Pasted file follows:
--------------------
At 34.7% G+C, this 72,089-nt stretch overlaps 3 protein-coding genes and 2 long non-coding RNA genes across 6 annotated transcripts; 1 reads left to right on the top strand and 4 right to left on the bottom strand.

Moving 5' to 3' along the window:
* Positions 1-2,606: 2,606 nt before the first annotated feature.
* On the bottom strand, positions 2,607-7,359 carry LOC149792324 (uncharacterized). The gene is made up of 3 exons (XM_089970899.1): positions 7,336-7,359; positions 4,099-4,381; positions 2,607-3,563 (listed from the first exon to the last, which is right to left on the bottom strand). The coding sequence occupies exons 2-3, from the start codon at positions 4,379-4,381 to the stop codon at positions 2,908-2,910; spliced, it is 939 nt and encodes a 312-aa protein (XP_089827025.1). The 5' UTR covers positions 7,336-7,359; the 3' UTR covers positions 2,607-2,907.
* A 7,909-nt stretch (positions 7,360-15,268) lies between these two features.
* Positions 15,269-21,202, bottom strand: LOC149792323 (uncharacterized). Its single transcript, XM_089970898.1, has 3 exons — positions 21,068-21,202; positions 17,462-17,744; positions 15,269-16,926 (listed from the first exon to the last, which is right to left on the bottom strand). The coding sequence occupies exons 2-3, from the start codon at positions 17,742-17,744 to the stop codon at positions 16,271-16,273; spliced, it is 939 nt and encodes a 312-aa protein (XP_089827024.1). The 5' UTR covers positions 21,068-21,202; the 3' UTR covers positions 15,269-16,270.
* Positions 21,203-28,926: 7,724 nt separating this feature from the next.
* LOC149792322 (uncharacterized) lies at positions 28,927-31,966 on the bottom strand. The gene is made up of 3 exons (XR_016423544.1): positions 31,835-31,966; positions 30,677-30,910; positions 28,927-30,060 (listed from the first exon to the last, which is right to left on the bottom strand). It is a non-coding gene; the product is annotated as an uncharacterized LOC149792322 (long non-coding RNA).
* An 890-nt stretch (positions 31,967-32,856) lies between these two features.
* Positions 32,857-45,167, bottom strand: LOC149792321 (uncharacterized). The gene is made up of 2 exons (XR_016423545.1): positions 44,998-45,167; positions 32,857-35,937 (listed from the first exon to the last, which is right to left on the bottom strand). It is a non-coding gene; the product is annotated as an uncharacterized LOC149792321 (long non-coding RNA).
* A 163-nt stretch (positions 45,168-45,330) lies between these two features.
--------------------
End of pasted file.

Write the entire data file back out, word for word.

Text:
At 34.7% G+C, this 72,089-nt stretch overlaps 3 protein-coding genes and 2 long non-coding RNA genes across 6 annotated transcripts; 1 reads left to right on the top strand and 4 right to left on the bottom strand.

Moving 5' to 3' along the window:
* Positions 1-2,606: 2,606 nt before the first annotated feature.
* On the bottom strand, positions 2,607-7,359 carry LOC149792324 (uncharacterized). The gene is made up of 3 exons (XM_089970899.1): positions 7,336-7,359; positions 4,099-4,381; positions 2,607-3,563 (listed from the first exon to the last, which is right to left on the bottom strand). The coding sequence occupies exons 2-3, from the start codon at positions 4,379-4,381 to the stop codon at positions 2,908-2,910; spliced, it is 939 nt and encodes a 312-aa protein (XP_089827025.1). The 5' UTR covers positions 7,336-7,359; the 3' UTR covers positions 2,607-2,907.
* A 7,909-nt stretch (positions 7,360-15,268) lies between these two features.
* Positions 15,269-21,202, bottom strand: LOC149792323 (uncharacterized). Its single transcript, XM_089970898.1, has 3 exons — positions 21,068-21,202; positions 17,462-17,744; positions 15,269-16,926 (listed from the first exon to the last, which is right to left on the bottom strand). The coding sequence occupies exons 2-3, from the start codon at positions 17,742-17,744 to the stop codon at positions 16,271-16,273; spliced, it is 939 nt and encodes a 312-aa protein (XP_089827024.1). The 5' UTR covers positions 21,068-21,202; the 3' UTR covers positions 15,269-16,270.
* Positions 21,203-28,926: 7,724 nt separating this feature from the next.
* LOC149792322 (uncharacterized) lies at positions 28,927-31,966 on the bottom strand. The gene is made up of 3 exons (XR_016423544.1): positions 31,835-31,966; positions 30,677-30,910; positions 28,927-30,060 (listed from the first exon to the last, which is right to left on the bottom strand). It is a non-coding gene; the product is annotated as an uncharacterized LOC149792322 (long non-coding RNA).
* An 890-nt stretch (positions 31,967-32,856) lies between these two features.
* Positions 32,857-45,167, bottom strand: LOC149792321 (uncharacterized). The gene is made up of 2 exons (XR_016423545.1): positions 44,998-45,167; positions 32,857-35,937 (listed from the first exon to the last, which is right to left on the bottom strand). It is a non-coding gene; the product is annotated as an uncharacterized LOC149792321 (long non-coding RNA).
* A 163-nt stretch (positions 45,168-45,330) lies between these two features.